Jack most recently designed Discord and Mothers and Sons at Northlight. Recent Chicago and regional design credits include Other Than Honorable (Geva Theatre), Evita (Kansas City Rep), The Flick (Steppenwolf), Rapture Blister Burn (Goodman), The Who and The What (Lincoln Center Theatre-LCT3 and La Jolla Playhouse), Long Day’s Journey Into Night (Court), East Texas Hot Links and The Diary of Anne Frank (Writers), South Pacific (Clarence Brown Theatre), Man of La Mancha and The Mousetrap (Milwaukee Repertory Theatre). Ten Jeff Award nominations include designs for The Diary of Anne Frank (Writers) and Long Day’s Journey Into Night (Court). Upcoming projects include A Flea In Her Ear (American Players Theatre) and Fences (Kansas City Rep). Jack lives in Chicago and teaches design at The Theatre School at DePaul University. www.jackmagaw.com
Northlight credits include By the Water, Charm, Shining Lives, Outside Mullingar, White Guy on the Bus, Detroit ’67, The Odd Couple, Ten Chimneys, Season’s Greetings, A Life, Grey Gardens, The Retreat From Moscow, Lady, Stella & Lou, The Outgoing Tide, Better Late and Chapatti (the last four also at the Galway International Arts Festival, Ireland). Other work has been seen at Lookingglass, Victory Gardens, About Face, Remy Bumppo, Writers, Steppenwolf and Walkabout. JR designed lighting for seven years of the Steppenwolf TRAFFIC Series, and five Steppenwolf performances in Chicago’s Millennium Park. He has served as head of the Lighting Department at Steppenwolf since 1995.
Rachel is honored to be joining Northlight for the 23rd time after last season’s By the Water and Relativity. Her designs have previously been seen Off Broadway at Pearl Theatre and regionally at Chicago Shakespeare, Steppenwolf First Look, Writers, Court, Milwaukee Rep, Great Lakes Theatre, Idaho Shakespeare, American Players, Florentine Opera, Drury Lane, Arizona Theatre Company, Resident Ensemble Players, Kansas City Rep, Utah Shakespeare, Actors Theatre Louisville, Illinois Shakespeare, Next Act, Peninsula Players, Remy Bumppo, Timeline, Chamber, Renaissance Theaterworks, Skylight Music Theatre, Arkansas Shakespeare, Children’s Theatre of Madison and University of Michigan. Other professional credits include NBC’S Law & Order, Chicago Opera Theatre, and Garsington Opera. Rachel is a recipient of a 2011 Emerging Artist Award from the University of Michigan and a 2009 Joseph Jefferson Award for Voysey Inheritance. www.rachellaritz.com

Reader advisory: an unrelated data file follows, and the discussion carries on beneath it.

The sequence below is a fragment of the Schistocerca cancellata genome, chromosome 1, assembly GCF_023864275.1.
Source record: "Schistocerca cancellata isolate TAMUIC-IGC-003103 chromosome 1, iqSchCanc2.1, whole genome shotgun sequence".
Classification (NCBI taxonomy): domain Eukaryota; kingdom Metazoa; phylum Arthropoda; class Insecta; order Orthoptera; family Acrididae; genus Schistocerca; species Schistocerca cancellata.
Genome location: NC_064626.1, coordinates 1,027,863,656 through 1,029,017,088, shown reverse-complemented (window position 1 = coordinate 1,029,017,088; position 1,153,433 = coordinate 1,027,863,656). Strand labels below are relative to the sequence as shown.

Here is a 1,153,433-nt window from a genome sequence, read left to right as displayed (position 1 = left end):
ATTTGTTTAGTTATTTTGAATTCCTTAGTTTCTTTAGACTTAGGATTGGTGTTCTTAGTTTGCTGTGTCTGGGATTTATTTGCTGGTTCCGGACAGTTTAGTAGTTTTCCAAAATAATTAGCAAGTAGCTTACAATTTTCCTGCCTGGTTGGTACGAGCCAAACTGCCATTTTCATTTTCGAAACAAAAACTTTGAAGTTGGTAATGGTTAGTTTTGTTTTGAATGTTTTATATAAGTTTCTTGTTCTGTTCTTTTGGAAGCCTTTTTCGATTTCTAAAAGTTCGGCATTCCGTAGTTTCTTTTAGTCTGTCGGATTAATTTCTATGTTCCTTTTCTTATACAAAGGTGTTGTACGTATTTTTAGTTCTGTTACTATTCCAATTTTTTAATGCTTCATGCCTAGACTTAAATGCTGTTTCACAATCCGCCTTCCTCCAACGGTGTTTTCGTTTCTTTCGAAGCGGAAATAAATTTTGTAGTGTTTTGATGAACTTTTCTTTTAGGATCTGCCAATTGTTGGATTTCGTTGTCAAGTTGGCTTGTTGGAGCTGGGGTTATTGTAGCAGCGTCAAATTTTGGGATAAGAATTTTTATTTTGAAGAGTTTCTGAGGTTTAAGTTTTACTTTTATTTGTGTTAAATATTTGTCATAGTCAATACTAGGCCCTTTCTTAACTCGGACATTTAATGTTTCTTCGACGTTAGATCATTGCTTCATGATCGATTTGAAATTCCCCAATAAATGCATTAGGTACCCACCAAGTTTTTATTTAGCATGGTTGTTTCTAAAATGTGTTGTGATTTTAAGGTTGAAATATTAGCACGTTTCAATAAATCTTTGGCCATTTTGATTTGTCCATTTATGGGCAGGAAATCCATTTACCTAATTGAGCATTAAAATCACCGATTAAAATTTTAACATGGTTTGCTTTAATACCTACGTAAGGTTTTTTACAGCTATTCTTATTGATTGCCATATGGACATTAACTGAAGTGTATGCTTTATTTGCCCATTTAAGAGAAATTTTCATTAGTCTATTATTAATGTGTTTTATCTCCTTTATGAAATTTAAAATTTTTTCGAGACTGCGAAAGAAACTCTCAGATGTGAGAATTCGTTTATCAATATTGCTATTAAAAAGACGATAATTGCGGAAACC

Andrew returns to Northlight where he previously collaborated on Discord, Funnyman, Outside Mullingar, White Guy on the Bus, Tom Jones, Stella & Lou, The Outgoing Tide, She Stoops to Conquer and Mauritius. Andy is an Associate Artist at TimeLine where he has been designing since 1999. Regionally he has composed for American Players, Indiana Rep, Summer Shakespeare at Notre Dame and Montana Shakespeare in the Parks.
Stephan is a DP, photographer, documentarian and visual designer. Stephan’s projection design for Northlight includes: Faceless, Discord, Funnyman, Shining Lives, Better Late (Larry Gelbart & Craig Wright) and Three Women Talking (Arnold Wesker). Other projection design credits include: Fundamentals, Russian Transport, The Wheel, Tempest, Sonja Flew, The Cherry Orchard and Of Mice and Men, all at Steppenwolf Theatre Company. stephanmazurek.com
Production Stage Manager
Rita is proud to be starting her 11th season at Northlight, where she has been fortunate to be the stage manager for 27 productions as well as two trips to Galway. Recent credits elsewhere in the Chicagoland area include productions at Theatre at the Center (Munster, IN), Victory Gardens, Route 66 Theatre Company, Goodman, and the annual Christmas Schooner at the Mercury Theater. She is the proud wife of actor Tom Hickey and mom to four-year-old Charlie, and has been a member of Actors’ Equity for over 15 years. Thank you for supporting live theatre!